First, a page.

During the past few years I've seen food prices rise at least 30%. I found myself having to redefine dollar stretching frugality. I thought myself frugal before prices rose, but it's amazing how one can adapt when challenged. I could not have done it without the help of all those wonderful cooks who share their ideas and recipes online. Everyone is having to cut back, and they generously share their methods of coping with higher prices, so here is mine.
The new normal means that the Dollar Tree, *Dollar General, and Save-A-Lot are my usual shopping places for the lowest priced foods, personal care products, and cleaning items. I rarely set foot in Food Lion anymore, not since the food prices rose. Once a month I visit Big Lots and Walmart in the hopes of picking up some random deals. It's hit or miss at these stores. I'll visit Family Dollar if I find a coupon(off total purchase) in one of the mailed advertisements.
I like to visit the Dollar Tree first because they usually have the best deals for staples like large cans of diced tomatoes, dry beans(some), cleaning items, shampoo, tooth brushes, and spices. It's also on the way to my other shopping places, so I save gas. At the Dollar Tree I look for the lowest price per unit as compared to similar items at my other shopping places, and in the case of things like shampoo, the highest ounces I can get for a dollar. Then I visit Save-A-Lot where I buy the bulk of my groceries, and Dollar General which is just next door. If I find sale prices on items that I usually purchase, I'll stock up and buy a dozen.
I used to keep a price book, but now I have memorized the prices of items which we regularly purchase. And in case my memory fails me, I usually have last week's receipts in my wallet for comparison.
Meats could be our most expensive price per unit purchase if we didn't sacrifice good cuts. Every other month I'll purchase a five pound bag of chicken quarters for about $1.00 a pound, sometimes less, and once in a while, a pork shoulder for a dollar a pound. I'll slow cook both to make shredded meat for stir-fry, Mexican/Latin American recipes, hearty soups and stews, Sloppy Joes, and casseroles. I get about seven 6-8 ounce portions of shredded meat from each which I freeze in plastic wrap. As a bonus, I glean some seasoned chicken stock from boiling the chicken. I purchase a pound of ground turkey every month for $1.49 as well. This doesn't go as far, but adds variety.
I've also been preparing more and more meatless dishes lately, at least three times a week. Instead of meat, I'll substitute beans, tuna, cheese, and/or eggs while going heavy on the vegetables. This kind of cooking can be very nutritious and healthy if you limit the fats and starchy carbs(rice, potatoes, and pasta), and make the meals vegetable heavy. Portion control is important for health and budget as well. I eat no more than 6 ounces for my main meal. If I get hungry later, I'll eat a salad. Bagged salad mixes at Save-A-Lot are only $1.29, and I make my own salad dressing with a little soy sauce and balsamic or rice vinegar.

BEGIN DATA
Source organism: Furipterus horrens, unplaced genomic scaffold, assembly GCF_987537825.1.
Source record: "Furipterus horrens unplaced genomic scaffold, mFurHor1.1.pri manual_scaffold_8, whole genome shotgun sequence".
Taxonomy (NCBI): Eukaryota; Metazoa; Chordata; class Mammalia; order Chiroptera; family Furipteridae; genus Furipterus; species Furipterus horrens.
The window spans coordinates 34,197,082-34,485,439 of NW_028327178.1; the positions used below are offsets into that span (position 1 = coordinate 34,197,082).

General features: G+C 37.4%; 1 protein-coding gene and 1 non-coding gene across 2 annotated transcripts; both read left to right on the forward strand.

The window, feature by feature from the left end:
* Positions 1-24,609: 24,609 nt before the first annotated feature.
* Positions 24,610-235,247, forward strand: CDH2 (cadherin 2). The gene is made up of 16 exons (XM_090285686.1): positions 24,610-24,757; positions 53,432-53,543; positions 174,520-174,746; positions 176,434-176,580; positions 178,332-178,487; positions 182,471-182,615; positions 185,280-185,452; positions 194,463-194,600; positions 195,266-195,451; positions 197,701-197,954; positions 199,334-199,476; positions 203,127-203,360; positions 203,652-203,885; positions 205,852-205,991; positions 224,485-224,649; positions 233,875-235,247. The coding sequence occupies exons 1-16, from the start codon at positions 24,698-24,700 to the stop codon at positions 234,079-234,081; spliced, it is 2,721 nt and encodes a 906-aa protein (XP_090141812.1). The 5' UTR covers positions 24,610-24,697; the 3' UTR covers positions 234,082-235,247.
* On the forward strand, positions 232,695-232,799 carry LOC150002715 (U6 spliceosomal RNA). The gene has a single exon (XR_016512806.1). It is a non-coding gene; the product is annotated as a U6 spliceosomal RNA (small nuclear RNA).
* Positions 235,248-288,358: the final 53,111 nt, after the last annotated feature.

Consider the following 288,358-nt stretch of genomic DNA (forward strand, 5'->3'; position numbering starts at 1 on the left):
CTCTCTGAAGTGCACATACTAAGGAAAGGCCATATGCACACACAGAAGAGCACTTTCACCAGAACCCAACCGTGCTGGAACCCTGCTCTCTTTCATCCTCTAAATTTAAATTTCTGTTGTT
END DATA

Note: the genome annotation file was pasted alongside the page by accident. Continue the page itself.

I keep quite a bit of frozen and canned mixed vegetables on hand. It's a healthy inexpensive filler for dishes. My favorite frozen vegetables are chopped collard greens, mixed peppers and onions, and stir-fry. Save-A-Lot has these for about $1.50 a bag. Their canned vegetables are less than a dollar. The least expensive canned vegetable at Save-A-Lot is .49 cents for peas. I use these in old fashioned tuna casserole as their canned Starkist tuna has only been .59 cents a can for the past few months.
All this hunting and gathering is a lot of work, and I'm all about efficiency, but it has been worth the time and effort for the lowered shopping costs.
In the warmer months I keep a small garden. We had a good number of cucumbers, tomatoes, carrots, and herbs this year. If we had more sun, I'd grow more.
A website, and two cookbooks that got me started:
Hillbilly Housewife Recipes(from scratch), the More-With-Less Cookbook, and the Extending the Table Cookbook.
These are all about cooking from scratch which is healthier in terms of the absence of additives and preservatives, and the ability to control, customize, and substitute healthier ingredients. It can be very inexpensive as well, if you keep it simple. Two cups of rice, some shredded chicken, and a bag of stir-fry costs us no more than $2.25 to feed four people, and we usually have leftovers because the little one and I don't eat much.
Dollar General, Save-A-Lot, and Family Dollar all take coupons. They also have printable store coupons at their websites. In addition to printable coupons, I purchase groups or "lots" of coupons from ebay. Usually the cost of buying a "lot" of ten coupons is the price of two or three coupons with free shipping. This is a great deal for me because I don't purchase many name brand items, so I only need a few very specific ones in larger quantities( for stocking up).
What have you done differently in the kitchen since the recession? Have you changed your meals or shopping habits?
*Coupon Alert: Dollar General has another $5.00 off a $20.00 purchase. It came out my receipt yesterday good for this Thursday - Saturday. I'll be using this for their clearance on coffee - $4.00 for two pounds of coffee(largest tin). These coupons seem to be a regular offering lately. This is the fourth $5.00 off coupon I've received in the past few months.